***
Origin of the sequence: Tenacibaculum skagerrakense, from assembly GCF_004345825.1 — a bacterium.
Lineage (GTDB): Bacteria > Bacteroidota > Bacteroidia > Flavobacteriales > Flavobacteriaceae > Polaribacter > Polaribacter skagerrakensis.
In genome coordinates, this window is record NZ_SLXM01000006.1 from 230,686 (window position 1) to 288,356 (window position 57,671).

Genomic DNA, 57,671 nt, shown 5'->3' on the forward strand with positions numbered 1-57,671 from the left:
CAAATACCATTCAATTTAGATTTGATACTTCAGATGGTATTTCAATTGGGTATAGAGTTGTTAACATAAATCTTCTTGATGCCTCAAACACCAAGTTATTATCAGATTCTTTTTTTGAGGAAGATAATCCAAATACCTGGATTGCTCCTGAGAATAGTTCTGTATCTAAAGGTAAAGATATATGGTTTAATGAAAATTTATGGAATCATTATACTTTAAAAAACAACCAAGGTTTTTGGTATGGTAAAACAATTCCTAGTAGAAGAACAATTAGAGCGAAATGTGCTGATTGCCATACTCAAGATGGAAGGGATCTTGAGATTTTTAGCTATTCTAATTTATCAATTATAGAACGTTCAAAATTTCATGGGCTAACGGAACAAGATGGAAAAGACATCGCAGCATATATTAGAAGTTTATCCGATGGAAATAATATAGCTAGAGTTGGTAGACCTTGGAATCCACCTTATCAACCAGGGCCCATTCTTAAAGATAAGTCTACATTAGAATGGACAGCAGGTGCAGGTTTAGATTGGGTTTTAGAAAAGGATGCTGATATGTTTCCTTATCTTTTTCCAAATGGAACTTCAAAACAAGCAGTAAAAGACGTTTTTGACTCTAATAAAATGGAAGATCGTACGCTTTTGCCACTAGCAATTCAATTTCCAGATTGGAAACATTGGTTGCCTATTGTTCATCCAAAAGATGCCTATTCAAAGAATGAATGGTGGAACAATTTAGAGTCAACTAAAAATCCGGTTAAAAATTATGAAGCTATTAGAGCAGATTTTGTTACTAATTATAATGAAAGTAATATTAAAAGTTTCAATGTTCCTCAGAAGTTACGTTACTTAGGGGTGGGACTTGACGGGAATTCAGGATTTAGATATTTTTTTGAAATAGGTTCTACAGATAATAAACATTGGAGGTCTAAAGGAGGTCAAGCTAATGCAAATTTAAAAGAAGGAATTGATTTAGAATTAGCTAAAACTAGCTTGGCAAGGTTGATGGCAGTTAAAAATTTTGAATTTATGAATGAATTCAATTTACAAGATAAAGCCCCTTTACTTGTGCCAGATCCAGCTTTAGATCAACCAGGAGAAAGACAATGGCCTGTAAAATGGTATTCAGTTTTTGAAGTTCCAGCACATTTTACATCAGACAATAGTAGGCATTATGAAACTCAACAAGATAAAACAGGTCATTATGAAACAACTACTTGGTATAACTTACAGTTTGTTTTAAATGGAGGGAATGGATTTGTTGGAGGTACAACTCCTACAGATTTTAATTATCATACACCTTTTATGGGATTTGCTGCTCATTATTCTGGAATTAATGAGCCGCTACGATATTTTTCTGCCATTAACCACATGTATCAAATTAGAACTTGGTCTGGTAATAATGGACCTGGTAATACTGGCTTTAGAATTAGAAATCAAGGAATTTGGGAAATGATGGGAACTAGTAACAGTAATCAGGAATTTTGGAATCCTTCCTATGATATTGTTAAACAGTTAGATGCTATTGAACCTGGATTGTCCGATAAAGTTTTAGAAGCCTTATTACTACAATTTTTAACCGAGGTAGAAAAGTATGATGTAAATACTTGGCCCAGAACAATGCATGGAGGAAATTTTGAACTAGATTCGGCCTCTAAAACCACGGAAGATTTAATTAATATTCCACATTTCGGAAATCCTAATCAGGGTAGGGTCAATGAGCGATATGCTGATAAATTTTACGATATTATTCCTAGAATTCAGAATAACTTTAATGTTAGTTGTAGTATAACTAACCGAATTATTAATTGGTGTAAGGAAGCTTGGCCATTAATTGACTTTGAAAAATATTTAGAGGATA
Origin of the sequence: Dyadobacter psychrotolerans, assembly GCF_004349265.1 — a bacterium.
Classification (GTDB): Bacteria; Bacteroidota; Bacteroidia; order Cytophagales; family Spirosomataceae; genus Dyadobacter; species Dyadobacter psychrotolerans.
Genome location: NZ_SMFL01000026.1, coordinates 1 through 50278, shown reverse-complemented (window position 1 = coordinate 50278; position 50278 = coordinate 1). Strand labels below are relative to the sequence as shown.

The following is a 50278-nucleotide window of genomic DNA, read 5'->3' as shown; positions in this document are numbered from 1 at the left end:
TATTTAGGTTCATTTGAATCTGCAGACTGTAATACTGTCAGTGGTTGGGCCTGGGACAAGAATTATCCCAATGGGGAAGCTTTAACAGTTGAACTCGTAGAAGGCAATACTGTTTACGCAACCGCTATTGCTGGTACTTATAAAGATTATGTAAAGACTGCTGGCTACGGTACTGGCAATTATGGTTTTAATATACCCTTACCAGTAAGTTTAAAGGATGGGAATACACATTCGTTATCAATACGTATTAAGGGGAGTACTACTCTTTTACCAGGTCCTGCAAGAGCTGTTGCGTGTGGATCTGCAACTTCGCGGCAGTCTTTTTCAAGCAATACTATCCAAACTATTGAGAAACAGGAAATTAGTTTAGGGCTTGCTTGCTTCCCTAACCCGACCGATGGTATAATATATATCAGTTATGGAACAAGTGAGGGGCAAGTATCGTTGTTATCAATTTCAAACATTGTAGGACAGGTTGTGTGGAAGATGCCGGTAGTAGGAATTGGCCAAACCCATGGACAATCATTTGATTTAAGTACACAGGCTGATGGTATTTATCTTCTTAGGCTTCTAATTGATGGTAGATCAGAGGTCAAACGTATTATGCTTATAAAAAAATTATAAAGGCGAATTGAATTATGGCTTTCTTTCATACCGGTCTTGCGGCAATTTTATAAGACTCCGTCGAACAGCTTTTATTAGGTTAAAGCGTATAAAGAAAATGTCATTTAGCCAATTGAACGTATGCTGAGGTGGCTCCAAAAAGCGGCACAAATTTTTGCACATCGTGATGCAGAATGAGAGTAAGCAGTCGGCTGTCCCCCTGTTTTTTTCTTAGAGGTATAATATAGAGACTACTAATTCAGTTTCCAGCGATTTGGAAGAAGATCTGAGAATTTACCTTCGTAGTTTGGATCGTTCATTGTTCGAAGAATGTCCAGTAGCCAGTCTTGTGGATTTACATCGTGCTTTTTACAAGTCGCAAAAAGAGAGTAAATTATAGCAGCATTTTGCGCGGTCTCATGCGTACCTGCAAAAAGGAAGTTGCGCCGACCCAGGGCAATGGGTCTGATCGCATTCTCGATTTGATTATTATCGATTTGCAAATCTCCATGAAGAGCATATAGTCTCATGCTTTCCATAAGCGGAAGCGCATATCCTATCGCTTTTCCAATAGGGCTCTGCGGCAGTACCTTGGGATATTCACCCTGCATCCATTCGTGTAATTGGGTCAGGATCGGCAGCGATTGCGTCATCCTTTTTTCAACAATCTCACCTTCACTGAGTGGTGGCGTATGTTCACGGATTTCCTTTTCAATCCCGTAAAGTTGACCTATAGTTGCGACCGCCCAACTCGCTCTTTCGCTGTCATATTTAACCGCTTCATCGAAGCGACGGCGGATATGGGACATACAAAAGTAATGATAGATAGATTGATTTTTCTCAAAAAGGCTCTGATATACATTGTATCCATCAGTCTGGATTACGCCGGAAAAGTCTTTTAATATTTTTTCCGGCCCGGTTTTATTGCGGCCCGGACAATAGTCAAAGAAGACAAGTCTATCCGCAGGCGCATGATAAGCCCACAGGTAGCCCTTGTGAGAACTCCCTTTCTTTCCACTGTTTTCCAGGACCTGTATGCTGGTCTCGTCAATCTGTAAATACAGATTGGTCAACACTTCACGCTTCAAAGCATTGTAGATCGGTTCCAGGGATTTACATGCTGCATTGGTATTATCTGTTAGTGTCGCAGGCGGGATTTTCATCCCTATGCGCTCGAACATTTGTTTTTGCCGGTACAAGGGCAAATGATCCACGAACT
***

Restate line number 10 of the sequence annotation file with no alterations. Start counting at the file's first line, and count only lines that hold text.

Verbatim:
TATTTAGGTTCATTTGAATCTGCAGACTGTAATACTGTCAGTGGTTGGGCCTGGGACAAGAATTATCCCAATGGGGAAGCTTTAACAGTTGAACTCGTAGAAGGCAATACTGTTTACGCAACCGCTATTGCTGGTACTTATAAAGATTATGTAAAGACTGCTGGCTACGGTACTGGCAATTATGGTTTTAATATACCCTTACCAGTAAGTTTAAAGGATGGGAATACACATTCGTTATCAATACGTATTAAGGGGAGTACTACTCTTTTACCAGGTCCTGCAAGAGCTGTTGCGTGTGGATCTGCAACTTCGCGGCAGTCTTTTTCAAGCAATACTATCCAAACTATTGAGAAACAGGAAATTAGTTTAGGGCTTGCTTGCTTCCCTAACCCGACCGATGGTATAATATATATCAGTTATGGAACAAGTGAGGGGCAAGTATCGTTGTTATCAATTTCAAACATTGTAGGACAGGTTGTGTGGAAGATGCCGGTAGTAGGAATTGGCCAAACCCATGGACAATCATTTGATTTAAGTACACAGGCTGATGGTATTTATCTTCTTAGGCTTCTAATTGATGGTAGATCAGAGGTCAAACGTATTATGCTTATAAAAAAATTATAAAGGCGAATTGAATTATGGCTTTCTTTCATACCGGTCTTGCGGCAATTTTATAAGACTCCGTCGAACAGCTTTTATTAGGTTAAAGCGTATAAAGAAAATGTCATTTAGCCAATTGAACGTATGCTGAGGTGGCTCCAAAAAGCGGCACAAATTTTTGCACATCGTGATGCAGAATGAGAGTAAGCAGTCGGCTGTCCCCCTGTTTTTTTCTTAGAGGTATAATATAGAGACTACTAATTCAGTTTCCAGCGATTTGGAAGAAGATCTGAGAATTTACCTTCGTAGTTTGGATCGTTCATTGTTCGAAGAATGTCCAGTAGCCAGTCTTGTGGATTTACATCGTGCTTTTTACAAGTCGCAAAAAGAGAGTAAATTATAGCAGCATTTTGCGCGGTCTCATGCGTACCTGCAAAAAGGAAGTTGCGCCGACCCAGGGCAATGGGTCTGATCGCATTCTCGATTTGATTATTATCGATTTGCAAATCTCCATGAAGAGCATATAGTCTCATGCTTTCCATAAGCGGAAGCGCATATCCTATCGCTTTTCCAATAGGGCTCTGCGGCAGTACCTTGGGATATTCACCCTGCATCCATTCGTGTAATTGGGTCAGGATCGGCAGCGATTGCGTCATCCTTTTTTCAACAATCTCACCTTCACTGAGTGGTGGCGTATGTTCACGGATTTCCTTTTCAATCCCGTAAAGTTGACCTATAGTTGCGACCGCCCAACTCGCTCTTTCGCTGTCATATTTAACCGCTTCATCGAAGCGACGGCGGATATGGGACATACAAAAGTAATGATAGATAGATTGATTTTTCTCAAAAAGGCTCTGATATACATTGTATCCATCAGTCTGGATTACGCCGGAAAAGTCTTTTAATATTTTTTCCGGCCCGGTTTTATTGCGGCCCGGACAATAGTCAAAGAAGACAAGTCTATCCGCAGGCGCATGATAAGCCCACAGGTAGCCCTTGTGAGAACTCCCTTTCTTTCCACTGTTTTCCAGGACCTGTATGCTGGTCTCGTCAATCTGTAAATACAGATTGGTCAACACTTCACGCTTCAAAGCATTGTAGATCGGTTCCAGGGATTTACATGCTGCATTGGTATTATCTGTTAGTGTCGCAGGCGGGATTTTCATCCCTATGCGCTCGAACATTTGTTTTTGCCGGTACAAGGGCAAATGATCCACGAACT